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Map of United Arab Emirates

Overview
The United Arab Emirates (UAE) is a federation of seven states situated in the southeast of the Arabian Peninsula in Southwest Asia on the Persian Gulf, bordering Oman and Saudi Arabia. The seven states, termed Emirates, are Abu Dhabi, Ajman, Dubai, Fujairah, Ras al-Khaimah, Sharjah, and Umm al-Quwain.

The UAE, rich in oil and natural gas, has become highly prosperous after gaining foreign direct investment funding in the 1970s. The country has a relatively high Human Development Index for the Asian continent, ranking 39th globally, and had a GDP purchasing power parity of $164.4 billion in 2007 according to the CIA.

Before 1971, the UAE were known as the Trucial States or Trucial Oman, in reference to a nineteenth-century truce between Britain and several Arab Sheikhs. The name Pirate Coast was also used in reference to the area's emirates in the 18th to early 20th century.

Emirates
The United Arab Emirates is a federation which consists of seven emirates. The largest emirate is Abu Dhabi which contains the nation's capital city Abu Dhabi. Five emirates have one or more exclaves, in addition to the main territory. The seven emirates:

Abu Dhabi

Ajman: 1 exclave

Dubai: 1 exclave

Fujairah: 2 exclaves

Ras al-Khaimah: 1 exclave

Sharjah: 3 exclaves

Umm al-Quwain

Politics
The Presidency and Premiership of the United Arab Emirates is de facto hereditary to the Al Nahyan clan of Abu Dhabi and the Al Maktoum clan of Dubai. The Supreme Council, consisting of the rulers of the seven emirates, also elects the Council of Ministers, while an appointed forty-member Federal National Council, drawn from all the emirates, reviews proposed laws. There is a federal court system; all emirates except Ras al-Khaimah have joined the federal system; all emirates have both secular and Islamic law for civil, criminal, and high courts. Sheikh Zayed bin Sultan Al Nahyan was the union's president from the nation's founding until his death on November 2, 2004. The Federal Supreme Council elected his son, Khalifa bin Zayed Al Nahyan, president the next day. Crown Prince Mohammed bin Zayed Al Nahyan is the heir apparent.


Climate

Demographics
The UAE population has an unnatural sex distribution consisting of more than twice as many males as females. The 15-65 age group has a male(s)/female sex ratio of 2.743. UAE's gender imbalance is the highest among any nation in the world followed by Qatar, Kuwait, Bahrain, Oman, and Saudi Arabia - all of which together comprise the Gulf Cooperation Council (GCC). The GCC states are also what most South and Southeast Asians refer to as the Persian Gulf especially in context of emigration.

UAE has one of the most diverse populations in the Middle East. 19% of the population is Emirati, and 23% is other Arabs and Iranians. An estimated 73.9 percent of the population is comprised of non-citizens, one of the world's highest percentages of foreign-born in any nation. In addition, since the mid-1980s, people from all across South Asia have settled in the UAE. The high living standards and economic opportunities in the UAE are better than almost anywhere else in the Middle East and South Asia. This makes the nation an attractive destination for Indians, Filipinos, Pakistanis, and Bangladeshis along with a few thousand Sri Lankans. In 2006, there were approximately 2.15 million Indian nationals, Filipino nationals—OFW, Bangladeshi nationals, and Pakistani nationals in the UAE, making them the largest expatriate community in the oil-rich nation. Persons from over twenty Arab nationalities, including thousands of Palestinians who came as either political refugees or migrant workers, also live in the United Arab Emirates. There is also a sizable number of Emiratis from other Arab League nations who have come before the formation of the Emirates such as Egyptians, Somalis, Sudanese and other Gulf Arab states, who have adopted the native culture and customs. Further, Somali immigration also continued in the 1990s as a result of the Somali civil war.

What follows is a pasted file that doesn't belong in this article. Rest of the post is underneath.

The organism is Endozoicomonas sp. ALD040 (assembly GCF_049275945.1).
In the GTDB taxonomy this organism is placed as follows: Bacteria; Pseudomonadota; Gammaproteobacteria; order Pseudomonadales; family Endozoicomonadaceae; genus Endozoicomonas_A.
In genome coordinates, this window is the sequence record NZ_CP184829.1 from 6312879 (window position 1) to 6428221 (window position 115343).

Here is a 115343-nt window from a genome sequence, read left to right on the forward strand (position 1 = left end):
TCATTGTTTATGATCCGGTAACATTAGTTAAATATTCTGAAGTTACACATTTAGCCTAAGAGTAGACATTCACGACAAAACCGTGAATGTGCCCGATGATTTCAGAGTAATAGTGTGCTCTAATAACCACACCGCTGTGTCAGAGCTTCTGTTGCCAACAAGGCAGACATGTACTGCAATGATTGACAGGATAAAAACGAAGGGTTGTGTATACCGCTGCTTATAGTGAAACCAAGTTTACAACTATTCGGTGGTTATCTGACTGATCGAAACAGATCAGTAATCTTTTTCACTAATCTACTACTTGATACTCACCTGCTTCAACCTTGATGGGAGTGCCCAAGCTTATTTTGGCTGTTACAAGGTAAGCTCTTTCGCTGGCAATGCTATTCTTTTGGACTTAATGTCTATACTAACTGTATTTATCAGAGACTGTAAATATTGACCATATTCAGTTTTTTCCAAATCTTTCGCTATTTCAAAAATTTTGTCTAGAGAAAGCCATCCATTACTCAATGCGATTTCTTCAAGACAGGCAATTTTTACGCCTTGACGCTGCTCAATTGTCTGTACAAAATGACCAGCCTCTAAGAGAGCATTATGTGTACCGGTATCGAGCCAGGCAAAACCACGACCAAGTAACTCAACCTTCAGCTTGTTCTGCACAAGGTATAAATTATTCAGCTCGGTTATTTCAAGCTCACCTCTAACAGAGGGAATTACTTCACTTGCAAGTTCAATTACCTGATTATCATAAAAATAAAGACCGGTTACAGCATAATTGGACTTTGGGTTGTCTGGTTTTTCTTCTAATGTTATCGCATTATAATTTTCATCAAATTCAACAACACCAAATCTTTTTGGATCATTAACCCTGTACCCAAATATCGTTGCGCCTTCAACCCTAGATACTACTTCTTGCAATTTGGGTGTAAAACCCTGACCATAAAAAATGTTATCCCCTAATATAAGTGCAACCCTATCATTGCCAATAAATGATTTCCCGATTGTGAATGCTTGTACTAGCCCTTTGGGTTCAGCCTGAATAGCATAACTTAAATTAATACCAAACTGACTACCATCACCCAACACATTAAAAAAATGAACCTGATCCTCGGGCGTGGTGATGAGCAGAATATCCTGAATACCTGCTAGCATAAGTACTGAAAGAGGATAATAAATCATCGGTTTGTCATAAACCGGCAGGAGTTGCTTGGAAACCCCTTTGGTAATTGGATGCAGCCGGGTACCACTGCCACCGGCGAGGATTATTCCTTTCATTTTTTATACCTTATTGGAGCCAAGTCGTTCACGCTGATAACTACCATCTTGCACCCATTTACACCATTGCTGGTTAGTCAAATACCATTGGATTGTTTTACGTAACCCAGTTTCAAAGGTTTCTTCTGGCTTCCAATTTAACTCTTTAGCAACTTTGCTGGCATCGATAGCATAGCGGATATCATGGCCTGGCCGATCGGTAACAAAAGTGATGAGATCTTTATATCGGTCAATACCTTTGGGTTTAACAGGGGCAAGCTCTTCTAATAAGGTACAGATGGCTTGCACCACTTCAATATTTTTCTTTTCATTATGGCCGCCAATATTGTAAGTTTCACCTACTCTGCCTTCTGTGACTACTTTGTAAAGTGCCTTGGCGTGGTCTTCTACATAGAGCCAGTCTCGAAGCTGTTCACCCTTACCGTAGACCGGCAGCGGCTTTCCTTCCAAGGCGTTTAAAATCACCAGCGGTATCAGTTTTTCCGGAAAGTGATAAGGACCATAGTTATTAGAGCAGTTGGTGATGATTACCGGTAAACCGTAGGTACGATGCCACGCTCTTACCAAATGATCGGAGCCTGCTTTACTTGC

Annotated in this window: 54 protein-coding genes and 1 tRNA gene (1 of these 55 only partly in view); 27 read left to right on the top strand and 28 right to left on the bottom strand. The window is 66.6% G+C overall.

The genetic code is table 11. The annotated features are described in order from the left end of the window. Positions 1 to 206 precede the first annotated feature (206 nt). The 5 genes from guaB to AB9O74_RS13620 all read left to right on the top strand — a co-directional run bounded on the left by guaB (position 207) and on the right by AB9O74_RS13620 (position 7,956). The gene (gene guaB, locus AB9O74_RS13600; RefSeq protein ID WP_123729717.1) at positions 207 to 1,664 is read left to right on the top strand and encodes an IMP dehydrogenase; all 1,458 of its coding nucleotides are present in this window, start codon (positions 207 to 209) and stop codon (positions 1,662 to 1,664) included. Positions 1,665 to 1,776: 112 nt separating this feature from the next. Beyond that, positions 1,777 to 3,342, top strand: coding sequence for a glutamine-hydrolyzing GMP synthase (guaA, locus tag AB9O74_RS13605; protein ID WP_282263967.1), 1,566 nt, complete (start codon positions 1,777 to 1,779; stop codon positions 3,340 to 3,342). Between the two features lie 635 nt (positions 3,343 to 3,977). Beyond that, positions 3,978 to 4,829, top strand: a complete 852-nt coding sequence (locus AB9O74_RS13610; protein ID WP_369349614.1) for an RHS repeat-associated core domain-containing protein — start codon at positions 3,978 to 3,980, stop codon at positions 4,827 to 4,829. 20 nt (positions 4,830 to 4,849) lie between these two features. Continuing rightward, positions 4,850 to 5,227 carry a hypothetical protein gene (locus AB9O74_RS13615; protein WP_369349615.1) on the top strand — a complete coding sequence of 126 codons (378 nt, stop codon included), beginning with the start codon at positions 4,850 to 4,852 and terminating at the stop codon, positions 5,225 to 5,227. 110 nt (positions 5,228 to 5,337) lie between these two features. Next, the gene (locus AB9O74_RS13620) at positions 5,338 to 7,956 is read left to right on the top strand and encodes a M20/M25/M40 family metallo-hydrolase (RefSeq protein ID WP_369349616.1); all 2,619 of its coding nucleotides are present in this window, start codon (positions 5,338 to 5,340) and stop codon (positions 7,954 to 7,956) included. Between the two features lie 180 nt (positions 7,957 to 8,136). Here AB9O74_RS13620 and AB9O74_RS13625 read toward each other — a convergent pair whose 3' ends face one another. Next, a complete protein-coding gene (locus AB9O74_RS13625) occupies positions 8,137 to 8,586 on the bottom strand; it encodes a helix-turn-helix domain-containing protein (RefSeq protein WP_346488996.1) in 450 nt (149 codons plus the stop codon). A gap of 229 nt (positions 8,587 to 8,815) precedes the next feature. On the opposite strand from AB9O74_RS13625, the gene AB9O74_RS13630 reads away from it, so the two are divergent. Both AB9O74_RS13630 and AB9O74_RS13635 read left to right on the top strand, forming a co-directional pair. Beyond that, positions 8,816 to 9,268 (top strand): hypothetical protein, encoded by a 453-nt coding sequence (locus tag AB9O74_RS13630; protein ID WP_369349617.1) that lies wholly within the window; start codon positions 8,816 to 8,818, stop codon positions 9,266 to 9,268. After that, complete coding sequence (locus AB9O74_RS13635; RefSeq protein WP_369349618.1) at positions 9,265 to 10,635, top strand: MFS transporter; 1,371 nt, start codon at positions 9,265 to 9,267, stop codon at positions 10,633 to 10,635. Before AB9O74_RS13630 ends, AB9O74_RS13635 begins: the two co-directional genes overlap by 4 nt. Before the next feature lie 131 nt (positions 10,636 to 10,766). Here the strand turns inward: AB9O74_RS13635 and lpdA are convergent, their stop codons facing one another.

There are also residents from other parts of the Middle East, Baluchistan region of Pakistan, Iran and Afghanistan, Africa, Europe, Post-Soviet states, and North America. The UAE has attracted a small number of very affluent expatriates (Americans, British, Canadians, Japanese and Australians) from developed countries. Recent migrants from India are also quite affluent. They are attracted to a very warm climate, scenic views (beaches, golf courses, man-made islands and lucrative housing tracts in Abu Dhabi and Dubai), the nation's comparably low cost of living (but in 2006, thousands of real estate properties are valued over millions of dollars) and tax-free incentives for their business or residency in the UAE. They make up under -five percent of the UAE population; mainly English-speaking. Expatriates abide by the law and are required to respect the customs of the UAE.

The most populated city is Dubai, with approximately 1.6 million people. Other major cities include Abu Dhabi, Al Ain, Sharjah, and Fujairah. About 88% of the population of the United Arab Emirates is urban. The remaining inhabitants live in tiny towns scattered throughout the country or in one of the many desert oilfield camps in the nation.

Economy
The United Arab Emirates has a rapidly growing economy with a high GDP per capita and energy consumption per capita.